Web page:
So far I'm really enjoying it. It has a large cast, and I like all of them so far. It does come off as a little bit trendy, but it's unusual trendy, and very entertaining, which makes it forgivable.

Thank you, [personal profile] herongale, for reccing it!
kutsuwamushi: (they see me rollin')

According to Wikipedia:
Ishikawa Goemon (石川 五衛門 or 石川 五右衛門?, 1558-1594) was a legendary bandit hero who stole gold and valuables and gave them to the poor. He is notable for being boiled alive after a failed assassination attempt on Toyotomi Hideyoshi. A large iron kettle-shaped bathtub is now called a Goemon-buro ("Goemon bath").
This movie is loosely, loosely based on that story--to begin with, this Goemon doesn't get boiled alive, although he does try to assassinate Toyotomi Hideyoshi.

This movie has almost nothing to do with actual history. If you mentioned research to the writers, I'm sure they would have blinked at you as if you were a madwoman.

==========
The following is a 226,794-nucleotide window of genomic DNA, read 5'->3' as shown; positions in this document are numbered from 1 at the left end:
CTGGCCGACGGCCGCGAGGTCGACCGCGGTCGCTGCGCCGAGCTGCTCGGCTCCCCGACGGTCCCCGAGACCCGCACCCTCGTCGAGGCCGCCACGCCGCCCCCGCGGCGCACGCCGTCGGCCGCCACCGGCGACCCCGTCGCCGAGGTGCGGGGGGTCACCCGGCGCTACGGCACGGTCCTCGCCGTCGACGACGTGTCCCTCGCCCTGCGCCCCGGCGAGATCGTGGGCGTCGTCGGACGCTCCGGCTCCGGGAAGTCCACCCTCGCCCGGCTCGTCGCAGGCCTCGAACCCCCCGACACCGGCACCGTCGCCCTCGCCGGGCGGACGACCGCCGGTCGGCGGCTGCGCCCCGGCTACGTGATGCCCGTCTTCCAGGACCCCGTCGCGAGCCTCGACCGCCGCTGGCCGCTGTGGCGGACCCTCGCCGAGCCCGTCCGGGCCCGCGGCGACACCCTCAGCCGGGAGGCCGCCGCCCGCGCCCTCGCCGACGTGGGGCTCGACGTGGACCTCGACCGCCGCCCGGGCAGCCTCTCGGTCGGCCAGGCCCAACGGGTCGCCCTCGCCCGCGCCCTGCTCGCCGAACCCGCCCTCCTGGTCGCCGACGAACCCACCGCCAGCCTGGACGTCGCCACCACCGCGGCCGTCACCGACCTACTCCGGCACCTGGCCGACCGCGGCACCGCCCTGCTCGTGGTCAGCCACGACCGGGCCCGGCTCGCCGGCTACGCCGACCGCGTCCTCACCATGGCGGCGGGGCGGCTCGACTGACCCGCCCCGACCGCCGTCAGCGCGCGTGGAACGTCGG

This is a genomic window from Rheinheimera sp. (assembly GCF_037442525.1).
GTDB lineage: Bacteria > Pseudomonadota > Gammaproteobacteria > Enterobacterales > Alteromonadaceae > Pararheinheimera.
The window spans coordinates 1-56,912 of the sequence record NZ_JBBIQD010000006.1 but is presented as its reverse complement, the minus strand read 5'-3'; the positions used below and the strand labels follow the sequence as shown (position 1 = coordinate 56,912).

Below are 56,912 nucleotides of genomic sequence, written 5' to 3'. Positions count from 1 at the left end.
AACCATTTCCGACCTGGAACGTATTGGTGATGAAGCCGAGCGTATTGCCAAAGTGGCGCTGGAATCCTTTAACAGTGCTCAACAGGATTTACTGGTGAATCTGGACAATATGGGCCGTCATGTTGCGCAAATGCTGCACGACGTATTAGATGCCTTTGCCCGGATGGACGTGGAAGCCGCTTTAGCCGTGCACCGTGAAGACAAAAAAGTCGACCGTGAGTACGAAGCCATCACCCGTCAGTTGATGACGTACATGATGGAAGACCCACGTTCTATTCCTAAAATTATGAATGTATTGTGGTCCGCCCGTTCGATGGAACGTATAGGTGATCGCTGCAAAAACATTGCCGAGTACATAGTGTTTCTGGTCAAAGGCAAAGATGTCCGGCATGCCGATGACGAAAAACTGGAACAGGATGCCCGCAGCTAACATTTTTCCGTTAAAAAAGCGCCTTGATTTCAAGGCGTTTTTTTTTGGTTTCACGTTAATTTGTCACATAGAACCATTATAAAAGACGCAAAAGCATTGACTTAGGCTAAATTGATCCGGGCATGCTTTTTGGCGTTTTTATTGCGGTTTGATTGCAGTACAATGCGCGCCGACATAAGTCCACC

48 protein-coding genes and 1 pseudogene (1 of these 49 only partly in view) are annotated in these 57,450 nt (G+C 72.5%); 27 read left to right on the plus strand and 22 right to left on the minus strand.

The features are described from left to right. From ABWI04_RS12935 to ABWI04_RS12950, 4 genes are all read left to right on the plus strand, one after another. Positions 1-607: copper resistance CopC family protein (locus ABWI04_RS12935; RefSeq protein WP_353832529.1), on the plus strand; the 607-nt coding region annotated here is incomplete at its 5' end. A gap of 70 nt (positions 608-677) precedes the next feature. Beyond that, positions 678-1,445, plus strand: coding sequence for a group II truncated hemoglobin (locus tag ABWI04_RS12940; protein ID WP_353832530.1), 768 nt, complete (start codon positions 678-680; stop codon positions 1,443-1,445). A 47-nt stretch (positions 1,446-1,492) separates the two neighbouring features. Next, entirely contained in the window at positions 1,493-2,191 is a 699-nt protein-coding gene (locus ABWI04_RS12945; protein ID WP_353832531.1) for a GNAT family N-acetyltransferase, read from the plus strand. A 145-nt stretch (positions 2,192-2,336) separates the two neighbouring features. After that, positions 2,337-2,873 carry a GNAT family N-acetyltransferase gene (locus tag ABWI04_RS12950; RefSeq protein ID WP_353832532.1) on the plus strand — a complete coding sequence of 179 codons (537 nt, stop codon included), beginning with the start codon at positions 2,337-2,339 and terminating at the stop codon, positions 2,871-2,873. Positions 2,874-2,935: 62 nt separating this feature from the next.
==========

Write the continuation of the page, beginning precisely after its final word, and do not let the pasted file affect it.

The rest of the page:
If I had to describe their approach, it would be something like: "Take one part fantasy Japan, one part video game cut scenes, and one part visual kei. Stir well. Season with popular storytelling tropes such as tragic orphans, maniacally evil rulers, and star-crossed relationships." But that almost makes sense, while the actual movie raises an endless series of questions of "why did they do that?"

(The usual answer must be because it looked cool. This is why Oda Nobunaga wears European plate armor and why the McGuffin that Goemon accidentally steals is decorated in Egyptian hieroglyphs and is called Pandora's box.)